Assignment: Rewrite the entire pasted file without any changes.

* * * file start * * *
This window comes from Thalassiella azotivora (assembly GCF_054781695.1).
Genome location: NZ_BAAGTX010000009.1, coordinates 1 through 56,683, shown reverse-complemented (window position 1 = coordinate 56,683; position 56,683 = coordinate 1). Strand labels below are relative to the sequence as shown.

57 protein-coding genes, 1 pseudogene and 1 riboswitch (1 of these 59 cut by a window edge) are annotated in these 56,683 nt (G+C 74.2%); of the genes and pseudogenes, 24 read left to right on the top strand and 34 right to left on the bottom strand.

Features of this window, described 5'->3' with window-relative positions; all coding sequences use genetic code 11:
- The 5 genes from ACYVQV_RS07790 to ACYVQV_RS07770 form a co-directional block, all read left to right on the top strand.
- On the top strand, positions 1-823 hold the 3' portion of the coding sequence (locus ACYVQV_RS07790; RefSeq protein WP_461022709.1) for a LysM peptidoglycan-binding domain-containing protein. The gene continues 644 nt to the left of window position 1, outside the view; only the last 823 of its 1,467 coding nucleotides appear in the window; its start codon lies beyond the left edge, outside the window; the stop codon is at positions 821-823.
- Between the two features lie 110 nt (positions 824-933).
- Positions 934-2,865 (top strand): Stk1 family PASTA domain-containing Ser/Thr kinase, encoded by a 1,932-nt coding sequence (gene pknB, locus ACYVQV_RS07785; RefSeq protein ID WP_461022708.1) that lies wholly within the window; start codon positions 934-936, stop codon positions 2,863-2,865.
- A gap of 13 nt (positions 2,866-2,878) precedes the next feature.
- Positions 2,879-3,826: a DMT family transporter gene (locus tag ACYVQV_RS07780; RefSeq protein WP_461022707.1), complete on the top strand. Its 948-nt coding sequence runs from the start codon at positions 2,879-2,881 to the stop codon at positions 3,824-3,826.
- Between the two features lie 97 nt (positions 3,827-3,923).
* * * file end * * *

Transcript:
This window comes from Thalassiella azotivora (assembly GCF_054781695.1).
Genome location: NZ_BAAGTX010000009.1, coordinates 1 through 56,683, shown reverse-complemented (window position 1 = coordinate 56,683; position 56,683 = coordinate 1). Strand labels below are relative to the sequence as shown.

57 protein-coding genes, 1 pseudogene and 1 riboswitch (1 of these 59 cut by a window edge) are annotated in these 56,683 nt (G+C 74.2%); of the genes and pseudogenes, 24 read left to right on the top strand and 34 right to left on the bottom strand.

Features of this window, described 5'->3' with window-relative positions; all coding sequences use genetic code 11:
- The 5 genes from ACYVQV_RS07790 to ACYVQV_RS07770 form a co-directional block, all read left to right on the top strand.
- On the top strand, positions 1-823 hold the 3' portion of the coding sequence (locus ACYVQV_RS07790; RefSeq protein WP_461022709.1) for a LysM peptidoglycan-binding domain-containing protein. The gene continues 644 nt to the left of window position 1, outside the view; only the last 823 of its 1,467 coding nucleotides appear in the window; its start codon lies beyond the left edge, outside the window; the stop codon is at positions 821-823.
- Between the two features lie 110 nt (positions 824-933).
- Positions 934-2,865 (top strand): Stk1 family PASTA domain-containing Ser/Thr kinase, encoded by a 1,932-nt coding sequence (gene pknB, locus ACYVQV_RS07785; RefSeq protein ID WP_461022708.1) that lies wholly within the window; start codon positions 934-936, stop codon positions 2,863-2,865.
- A gap of 13 nt (positions 2,866-2,878) precedes the next feature.
- Positions 2,879-3,826: a DMT family transporter gene (locus tag ACYVQV_RS07780; RefSeq protein WP_461022707.1), complete on the top strand. Its 948-nt coding sequence runs from the start codon at positions 2,879-2,881 to the stop codon at positions 3,824-3,826.
- Between the two features lie 97 nt (positions 3,827-3,923).